By Lauren Lindstrom and Danielle Chemtob
October 10, 2020
Funding requests to redevelop a historically Black community that has fallen into disrepair have been rejected by city and nonprofit leaders again, putting at risk efforts to preserve affordable housing and potentially displacing its residents.
Brookhill Village, near Charlotte’s rapidly growing South End, is among the last affordable housing options in the area.
But improvement plans for the community that opened in 1951 hit another snag this week as officials in charge of recommending funding for such projects say the developers haven’t met the necessary criteria for approval.
Ralphine Caldwell, executive director of LISC Charlotte, the nonprofit that advises the city on its housing deals, told the Brookhill developer in an email it would not get $13 million from two pots of money: the city’s Housing Trust Fund, which comes from housing bonds, and a fund with money from private companies.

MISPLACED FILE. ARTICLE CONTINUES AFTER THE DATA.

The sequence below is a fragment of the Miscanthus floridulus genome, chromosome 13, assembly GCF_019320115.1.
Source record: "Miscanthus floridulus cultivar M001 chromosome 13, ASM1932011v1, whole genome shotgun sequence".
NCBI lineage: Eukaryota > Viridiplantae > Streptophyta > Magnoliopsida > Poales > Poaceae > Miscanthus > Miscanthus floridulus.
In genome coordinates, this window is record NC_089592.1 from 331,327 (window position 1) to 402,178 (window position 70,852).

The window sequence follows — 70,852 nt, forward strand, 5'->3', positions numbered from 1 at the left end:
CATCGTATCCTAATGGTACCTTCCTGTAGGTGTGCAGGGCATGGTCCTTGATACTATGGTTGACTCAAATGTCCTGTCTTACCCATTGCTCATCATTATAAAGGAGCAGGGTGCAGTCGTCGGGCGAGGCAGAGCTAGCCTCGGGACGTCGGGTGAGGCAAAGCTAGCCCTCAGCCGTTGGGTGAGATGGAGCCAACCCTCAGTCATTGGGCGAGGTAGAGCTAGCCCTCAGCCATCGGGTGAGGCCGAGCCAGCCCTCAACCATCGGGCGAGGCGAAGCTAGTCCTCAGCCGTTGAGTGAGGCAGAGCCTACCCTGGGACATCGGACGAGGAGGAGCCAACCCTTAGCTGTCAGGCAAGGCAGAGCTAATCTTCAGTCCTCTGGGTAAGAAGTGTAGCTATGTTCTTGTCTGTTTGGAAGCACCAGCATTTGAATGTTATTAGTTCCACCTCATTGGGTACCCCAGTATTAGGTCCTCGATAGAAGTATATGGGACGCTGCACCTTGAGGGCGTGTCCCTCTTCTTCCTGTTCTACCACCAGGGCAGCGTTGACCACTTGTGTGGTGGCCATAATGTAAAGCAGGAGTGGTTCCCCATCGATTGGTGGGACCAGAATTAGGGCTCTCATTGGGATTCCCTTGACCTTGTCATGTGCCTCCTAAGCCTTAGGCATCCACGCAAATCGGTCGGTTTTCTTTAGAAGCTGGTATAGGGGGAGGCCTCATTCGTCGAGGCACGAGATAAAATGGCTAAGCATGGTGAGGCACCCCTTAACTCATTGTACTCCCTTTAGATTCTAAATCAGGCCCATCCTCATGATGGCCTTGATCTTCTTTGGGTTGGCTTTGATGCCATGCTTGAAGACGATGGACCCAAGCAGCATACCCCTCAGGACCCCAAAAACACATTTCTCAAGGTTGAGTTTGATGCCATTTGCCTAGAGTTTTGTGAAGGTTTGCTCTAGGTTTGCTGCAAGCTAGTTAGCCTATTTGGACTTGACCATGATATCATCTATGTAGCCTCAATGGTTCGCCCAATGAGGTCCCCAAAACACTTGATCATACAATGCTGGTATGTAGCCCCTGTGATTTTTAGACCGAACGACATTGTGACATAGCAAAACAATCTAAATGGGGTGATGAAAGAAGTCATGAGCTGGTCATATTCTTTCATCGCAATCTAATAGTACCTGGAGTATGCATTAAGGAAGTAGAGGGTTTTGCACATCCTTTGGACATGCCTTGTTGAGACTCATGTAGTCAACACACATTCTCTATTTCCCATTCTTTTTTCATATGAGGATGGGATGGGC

It wasn’t approved for three reasons, officials said: A too-short affordability period when rents would be restricted; lack of long-term financing strategy; and concerns that the property would cease to become affordable at the end of its lease term.
That leaves at least 143 households in limbo, as the developer scrambles to find an alternative way to come up with the money, or move forward with the project with only market rate units.